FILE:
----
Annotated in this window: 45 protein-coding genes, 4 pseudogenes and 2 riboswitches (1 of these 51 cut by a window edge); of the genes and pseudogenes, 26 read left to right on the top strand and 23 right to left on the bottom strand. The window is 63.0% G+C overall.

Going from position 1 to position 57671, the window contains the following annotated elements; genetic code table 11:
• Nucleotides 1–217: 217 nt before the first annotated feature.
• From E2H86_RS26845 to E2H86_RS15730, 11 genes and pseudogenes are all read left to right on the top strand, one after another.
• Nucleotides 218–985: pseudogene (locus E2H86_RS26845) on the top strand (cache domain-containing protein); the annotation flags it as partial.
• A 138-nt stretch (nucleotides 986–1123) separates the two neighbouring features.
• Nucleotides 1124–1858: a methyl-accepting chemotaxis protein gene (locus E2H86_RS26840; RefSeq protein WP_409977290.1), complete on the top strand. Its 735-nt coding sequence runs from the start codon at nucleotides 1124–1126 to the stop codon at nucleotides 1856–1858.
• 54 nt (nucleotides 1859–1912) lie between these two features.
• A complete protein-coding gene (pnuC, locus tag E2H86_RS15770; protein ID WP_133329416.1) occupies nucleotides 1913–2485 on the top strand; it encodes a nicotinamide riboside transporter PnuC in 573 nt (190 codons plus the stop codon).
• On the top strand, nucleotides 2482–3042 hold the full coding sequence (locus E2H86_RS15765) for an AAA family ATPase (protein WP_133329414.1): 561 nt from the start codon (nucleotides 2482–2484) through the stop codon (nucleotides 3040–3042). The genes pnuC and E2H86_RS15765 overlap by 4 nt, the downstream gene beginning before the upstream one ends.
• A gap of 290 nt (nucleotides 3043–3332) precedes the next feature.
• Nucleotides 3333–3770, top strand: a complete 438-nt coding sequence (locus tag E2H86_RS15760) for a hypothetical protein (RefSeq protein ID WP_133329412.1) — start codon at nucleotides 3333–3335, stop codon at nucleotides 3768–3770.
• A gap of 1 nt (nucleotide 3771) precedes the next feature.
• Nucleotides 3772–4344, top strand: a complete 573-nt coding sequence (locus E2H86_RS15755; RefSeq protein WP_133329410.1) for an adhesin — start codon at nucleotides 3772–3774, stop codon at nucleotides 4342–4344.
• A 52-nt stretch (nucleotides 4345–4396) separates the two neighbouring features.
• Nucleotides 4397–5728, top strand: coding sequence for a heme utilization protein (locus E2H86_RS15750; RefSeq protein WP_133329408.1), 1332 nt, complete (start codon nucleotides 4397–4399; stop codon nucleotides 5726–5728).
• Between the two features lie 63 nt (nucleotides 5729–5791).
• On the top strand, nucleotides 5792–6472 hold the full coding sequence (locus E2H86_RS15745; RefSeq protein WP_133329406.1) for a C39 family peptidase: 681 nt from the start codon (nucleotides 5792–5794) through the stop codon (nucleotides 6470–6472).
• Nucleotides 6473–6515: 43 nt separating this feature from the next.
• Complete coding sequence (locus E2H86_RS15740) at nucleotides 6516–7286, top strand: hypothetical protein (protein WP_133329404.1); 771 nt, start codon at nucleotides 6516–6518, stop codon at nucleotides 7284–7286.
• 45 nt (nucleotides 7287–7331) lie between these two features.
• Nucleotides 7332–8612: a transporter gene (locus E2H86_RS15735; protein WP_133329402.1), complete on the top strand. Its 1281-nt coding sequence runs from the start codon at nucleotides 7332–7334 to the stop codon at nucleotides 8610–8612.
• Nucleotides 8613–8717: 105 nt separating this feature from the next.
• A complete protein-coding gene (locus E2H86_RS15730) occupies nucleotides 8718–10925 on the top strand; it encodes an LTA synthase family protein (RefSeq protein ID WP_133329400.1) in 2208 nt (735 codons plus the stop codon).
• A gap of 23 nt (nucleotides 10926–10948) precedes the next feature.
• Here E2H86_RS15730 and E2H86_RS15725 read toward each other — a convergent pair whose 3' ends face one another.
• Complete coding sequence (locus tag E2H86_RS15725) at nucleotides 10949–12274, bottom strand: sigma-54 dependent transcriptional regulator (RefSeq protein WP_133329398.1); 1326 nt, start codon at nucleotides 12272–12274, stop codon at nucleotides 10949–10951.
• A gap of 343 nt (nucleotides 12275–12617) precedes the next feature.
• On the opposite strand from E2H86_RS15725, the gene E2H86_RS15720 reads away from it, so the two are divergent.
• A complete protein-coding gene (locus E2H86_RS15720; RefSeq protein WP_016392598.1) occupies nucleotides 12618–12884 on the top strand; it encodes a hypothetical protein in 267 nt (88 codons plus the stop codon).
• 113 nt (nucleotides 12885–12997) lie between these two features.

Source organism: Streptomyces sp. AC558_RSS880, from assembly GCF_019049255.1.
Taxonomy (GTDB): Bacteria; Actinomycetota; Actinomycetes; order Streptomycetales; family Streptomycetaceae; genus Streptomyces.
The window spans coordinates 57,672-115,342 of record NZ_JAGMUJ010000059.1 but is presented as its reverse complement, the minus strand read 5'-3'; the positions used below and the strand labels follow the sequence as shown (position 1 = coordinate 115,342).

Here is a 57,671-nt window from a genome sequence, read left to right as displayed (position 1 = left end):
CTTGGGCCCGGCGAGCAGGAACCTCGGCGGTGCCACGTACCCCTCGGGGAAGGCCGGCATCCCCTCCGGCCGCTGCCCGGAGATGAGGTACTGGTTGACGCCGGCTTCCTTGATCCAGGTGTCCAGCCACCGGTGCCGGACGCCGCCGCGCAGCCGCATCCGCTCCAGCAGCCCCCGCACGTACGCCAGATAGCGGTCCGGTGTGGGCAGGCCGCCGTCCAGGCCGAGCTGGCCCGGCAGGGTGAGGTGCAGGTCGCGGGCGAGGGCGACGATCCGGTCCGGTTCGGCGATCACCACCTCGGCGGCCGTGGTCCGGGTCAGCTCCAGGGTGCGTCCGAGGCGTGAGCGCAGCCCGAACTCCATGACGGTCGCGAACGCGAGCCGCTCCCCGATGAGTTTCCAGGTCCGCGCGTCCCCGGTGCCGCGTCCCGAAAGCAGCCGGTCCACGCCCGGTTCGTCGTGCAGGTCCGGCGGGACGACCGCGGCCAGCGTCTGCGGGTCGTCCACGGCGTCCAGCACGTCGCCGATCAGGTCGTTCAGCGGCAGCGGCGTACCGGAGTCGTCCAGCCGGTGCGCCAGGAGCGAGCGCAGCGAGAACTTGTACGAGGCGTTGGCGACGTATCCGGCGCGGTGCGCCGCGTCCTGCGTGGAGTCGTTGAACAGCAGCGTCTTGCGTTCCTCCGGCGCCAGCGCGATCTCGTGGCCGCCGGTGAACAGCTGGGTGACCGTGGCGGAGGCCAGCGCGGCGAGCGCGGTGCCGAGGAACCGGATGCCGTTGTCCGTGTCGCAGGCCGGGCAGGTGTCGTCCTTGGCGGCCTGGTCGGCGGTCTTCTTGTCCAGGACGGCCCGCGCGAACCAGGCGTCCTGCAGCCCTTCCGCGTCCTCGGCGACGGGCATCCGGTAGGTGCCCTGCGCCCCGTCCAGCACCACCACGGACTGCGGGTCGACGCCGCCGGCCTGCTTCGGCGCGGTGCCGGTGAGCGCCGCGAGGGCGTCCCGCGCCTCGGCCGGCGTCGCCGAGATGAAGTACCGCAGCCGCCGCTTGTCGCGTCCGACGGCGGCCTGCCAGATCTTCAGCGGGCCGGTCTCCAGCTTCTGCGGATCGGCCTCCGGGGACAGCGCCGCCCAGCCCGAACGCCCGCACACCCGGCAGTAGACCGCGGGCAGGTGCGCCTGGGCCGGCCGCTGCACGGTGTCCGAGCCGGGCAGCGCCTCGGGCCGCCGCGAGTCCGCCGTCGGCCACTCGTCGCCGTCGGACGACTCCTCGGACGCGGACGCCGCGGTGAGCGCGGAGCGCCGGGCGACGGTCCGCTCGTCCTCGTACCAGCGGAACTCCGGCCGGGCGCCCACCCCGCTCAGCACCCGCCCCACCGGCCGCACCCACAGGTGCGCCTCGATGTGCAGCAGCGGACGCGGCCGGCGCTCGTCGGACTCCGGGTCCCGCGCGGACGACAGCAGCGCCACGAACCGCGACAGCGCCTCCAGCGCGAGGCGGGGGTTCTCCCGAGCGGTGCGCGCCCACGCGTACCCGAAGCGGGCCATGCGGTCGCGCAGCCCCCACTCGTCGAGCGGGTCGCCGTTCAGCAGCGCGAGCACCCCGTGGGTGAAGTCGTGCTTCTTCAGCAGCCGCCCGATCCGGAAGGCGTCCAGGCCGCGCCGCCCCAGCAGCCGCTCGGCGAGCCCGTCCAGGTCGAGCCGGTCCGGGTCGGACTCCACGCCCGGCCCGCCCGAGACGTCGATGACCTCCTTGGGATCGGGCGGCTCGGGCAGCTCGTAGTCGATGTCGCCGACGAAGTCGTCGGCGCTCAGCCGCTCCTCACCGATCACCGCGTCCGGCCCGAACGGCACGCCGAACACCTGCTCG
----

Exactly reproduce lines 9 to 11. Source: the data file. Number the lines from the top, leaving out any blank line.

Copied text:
• A complete protein-coding gene (pnuC, locus tag E2H86_RS15770; protein ID WP_133329416.1) occupies nucleotides 1913–2485 on the top strand; it encodes a nicotinamide riboside transporter PnuC in 573 nt (190 codons plus the stop codon).
• On the top strand, nucleotides 2482–3042 hold the full coding sequence (locus E2H86_RS15765) for an AAA family ATPase (protein WP_133329414.1): 561 nt from the start codon (nucleotides 2482–2484) through the stop codon (nucleotides 3040–3042). The genes pnuC and E2H86_RS15765 overlap by 4 nt, the downstream gene beginning before the upstream one ends.
• A gap of 290 nt (nucleotides 3043–3332) precedes the next feature.